Pittsylvania County residents are largely dissatisfied with their current internet service and more than 9 out of every 10 residents would commit to a new contract if a faster, more reliable option came along, a survey found.
County leadership established in February their goal would be to “facilitate” private sector development, as opposed to stepping in themselves. This survey, which was administered by the Herndon-based nonprofit Center for Innovative Technology starting in November, was meant to gauge the community’s needs and current situation. The next step will be meeting with internet providers to expand partnerships and coverage, said Pittsylvania County Administrator David Smitherman.
“Ultimately what we envision is a sit-down with all of our providers, asking who’s doing what and how can we facilitate what you’re doing,” Smitherman said during a meeting Tuesday night.
The survey aimed to gauge the overall situation in Pittsylvania County. There were 1,514 total responses, which is 6% of the 26,687 occupied households in the county. During a presentation at Tuesday night’s meeting, Jean Plymale, broadband project manager for Center for Innovative Technology, said there is a 95% chance that the results are representative of the county.
Broadband is high-speed internet that isn’t run through a dial-up system and often is provided through fiber optic cables, digital subscriber lines, cable or satellite. As defined by the Federal Communication Commission, broadband means download speeds of 25 megabytes per second and upload speeds of 3 megabytes per second.
Right now, 40% of Pittsylvania County E911 address points — which includes any address registered with first responders — don’t have access to any broadband services, with most of those being in the northern areas of the county away from the U.S. 29 corridor.
In their strategic plan, adopted in July of 2019, county officials said they want to provide broadband internet access for 90% of county residents by 2024.
According to the most recent FCC data, there are 14 internet providers in Pittsylvania County.
“You do have quite a number of service providers that claim to serve Pittsylvania County,” Plymale said. “It’s probably very overstated, but still, it’s quite a lot of providers.”
But for those that do have some access, it isn’t all equal or reliable. According to the survey, 62% of residents “depend on inadequate, expensive, unreliable, and/or obsolete services,” which include digital subscriber line (DSL), satellite, cellular data and even dial-up.
The bottom line is that even with providers spaced throughout the county, many residents do not have any access to broadband internet, and most of the services that are available tend to be unreliable or have sky-high prices. This generally is referred to as the digital divide. The large telecommunications companies seek out the greatest profit and they can’t achieve that by laying wire for several miles just to reach a few hundred houses.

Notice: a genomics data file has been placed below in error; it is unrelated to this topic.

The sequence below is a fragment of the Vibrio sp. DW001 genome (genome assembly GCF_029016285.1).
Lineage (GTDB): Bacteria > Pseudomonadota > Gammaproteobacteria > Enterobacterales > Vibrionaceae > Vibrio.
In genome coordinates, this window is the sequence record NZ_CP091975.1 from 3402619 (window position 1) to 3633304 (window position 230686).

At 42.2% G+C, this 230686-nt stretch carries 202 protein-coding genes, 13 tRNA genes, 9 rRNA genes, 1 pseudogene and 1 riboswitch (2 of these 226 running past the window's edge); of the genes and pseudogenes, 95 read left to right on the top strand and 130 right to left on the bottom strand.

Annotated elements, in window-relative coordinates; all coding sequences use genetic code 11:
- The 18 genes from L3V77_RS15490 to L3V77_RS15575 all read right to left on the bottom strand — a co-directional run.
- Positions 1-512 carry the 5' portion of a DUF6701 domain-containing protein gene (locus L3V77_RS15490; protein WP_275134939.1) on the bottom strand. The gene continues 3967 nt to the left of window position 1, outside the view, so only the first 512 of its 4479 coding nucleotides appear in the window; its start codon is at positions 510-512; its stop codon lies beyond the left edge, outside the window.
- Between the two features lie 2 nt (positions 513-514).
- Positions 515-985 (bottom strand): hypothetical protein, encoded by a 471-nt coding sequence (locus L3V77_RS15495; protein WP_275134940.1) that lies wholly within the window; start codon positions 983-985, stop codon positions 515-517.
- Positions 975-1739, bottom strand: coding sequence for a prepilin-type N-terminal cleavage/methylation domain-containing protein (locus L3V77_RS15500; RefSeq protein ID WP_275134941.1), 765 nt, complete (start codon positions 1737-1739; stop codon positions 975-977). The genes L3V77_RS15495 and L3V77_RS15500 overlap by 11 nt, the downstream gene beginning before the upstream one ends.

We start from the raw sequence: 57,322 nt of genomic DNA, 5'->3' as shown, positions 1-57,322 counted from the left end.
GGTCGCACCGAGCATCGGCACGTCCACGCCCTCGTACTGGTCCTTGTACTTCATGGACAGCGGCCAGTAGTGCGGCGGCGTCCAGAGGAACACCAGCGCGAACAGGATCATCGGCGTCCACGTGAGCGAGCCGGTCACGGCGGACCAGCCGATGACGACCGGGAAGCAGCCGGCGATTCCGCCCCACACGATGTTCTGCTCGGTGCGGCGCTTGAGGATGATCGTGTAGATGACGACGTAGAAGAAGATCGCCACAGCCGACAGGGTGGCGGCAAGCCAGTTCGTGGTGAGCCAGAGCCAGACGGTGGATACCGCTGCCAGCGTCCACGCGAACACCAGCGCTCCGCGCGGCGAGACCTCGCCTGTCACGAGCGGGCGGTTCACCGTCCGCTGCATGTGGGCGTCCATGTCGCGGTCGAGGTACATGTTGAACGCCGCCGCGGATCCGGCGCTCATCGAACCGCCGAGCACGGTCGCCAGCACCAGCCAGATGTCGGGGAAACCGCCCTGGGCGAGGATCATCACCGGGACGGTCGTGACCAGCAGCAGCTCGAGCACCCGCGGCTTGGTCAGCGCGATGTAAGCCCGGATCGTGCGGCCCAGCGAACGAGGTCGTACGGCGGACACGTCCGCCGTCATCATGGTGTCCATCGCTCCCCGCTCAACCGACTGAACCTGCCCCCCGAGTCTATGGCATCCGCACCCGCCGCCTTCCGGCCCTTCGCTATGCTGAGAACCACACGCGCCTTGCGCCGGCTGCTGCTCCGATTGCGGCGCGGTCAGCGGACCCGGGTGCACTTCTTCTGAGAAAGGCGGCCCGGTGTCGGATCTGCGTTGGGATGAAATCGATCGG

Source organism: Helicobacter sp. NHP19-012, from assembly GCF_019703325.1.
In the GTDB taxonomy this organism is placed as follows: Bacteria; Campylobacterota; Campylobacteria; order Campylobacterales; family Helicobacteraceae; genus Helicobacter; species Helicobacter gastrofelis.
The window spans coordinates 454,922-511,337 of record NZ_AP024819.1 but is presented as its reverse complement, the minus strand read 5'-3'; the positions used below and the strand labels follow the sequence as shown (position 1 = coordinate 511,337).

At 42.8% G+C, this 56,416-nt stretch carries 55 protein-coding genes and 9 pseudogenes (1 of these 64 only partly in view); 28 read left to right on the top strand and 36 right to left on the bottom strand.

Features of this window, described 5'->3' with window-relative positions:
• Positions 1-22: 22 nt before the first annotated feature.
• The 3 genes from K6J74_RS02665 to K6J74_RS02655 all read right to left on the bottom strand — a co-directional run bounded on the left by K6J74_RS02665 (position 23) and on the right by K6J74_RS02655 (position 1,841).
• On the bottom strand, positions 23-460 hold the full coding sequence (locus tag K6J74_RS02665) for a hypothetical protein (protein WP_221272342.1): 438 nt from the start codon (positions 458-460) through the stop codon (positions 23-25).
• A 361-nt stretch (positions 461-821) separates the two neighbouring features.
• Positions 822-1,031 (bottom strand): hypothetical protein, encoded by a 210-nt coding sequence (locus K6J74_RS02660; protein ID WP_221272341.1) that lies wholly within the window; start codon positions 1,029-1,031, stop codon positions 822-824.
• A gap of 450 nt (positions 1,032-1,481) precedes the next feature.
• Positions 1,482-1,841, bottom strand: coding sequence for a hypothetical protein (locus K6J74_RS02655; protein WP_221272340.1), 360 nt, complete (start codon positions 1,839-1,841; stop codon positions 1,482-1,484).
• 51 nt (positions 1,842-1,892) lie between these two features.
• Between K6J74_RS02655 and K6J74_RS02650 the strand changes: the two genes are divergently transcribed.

Cable, which is usually the best option aside from fiber optic cables straight to the home, was one of the most frequent types that didn’t meet customers needs, according to the survey. Cable companies Comcast and Chatmoss — two companies that work northeast of Danville and south of Blairs — had service that was too slow, residents said in the survey.
“We rarely see areas that have cable services report that they’re not happy with the services,” Plymale said.
Access to broadband internet can have a variety of positive effects, including raising household income, allowing more flexible work arrangements, improving health care access and increasing home values, according to Plymale’s presentation.
One company that is working to provide broadband internet access in the county is Arrington-based SCS Broadband. The company has partnered with the county to provide broadband through fixed wireless internet, which works like radio signals, on existing 911 towers.
For rural communities like Pittsylvania County, Chuck Kirby, vice president of broadband programs for CIT, told the Register & Bee hybrid solutions involving both fixed wireless and regular wireless service are the most likely way to increase access.
SCS Broadband has installed equipment on several towers throughout the community so far, but continued expansion has been halted due to delays in getting equipment from China, said Clay Stewart, president of the company, which works in several rural Virginia localities.
“It’s a combination of the factory closings and that companies that we deal with are moving out of China because of the tariffs,” Stewart said.
Plans to add two additional towers have been delayed. Right now, SCS Broadband has five main towers in White Oak, Mount Airy, Grit, Callands and Kentuck, along with several smaller internet towers filling in some gaps. A few new community towers were delayed as well.
Ayers reports for the Register & Bee. Reach him at (434) 791-7981.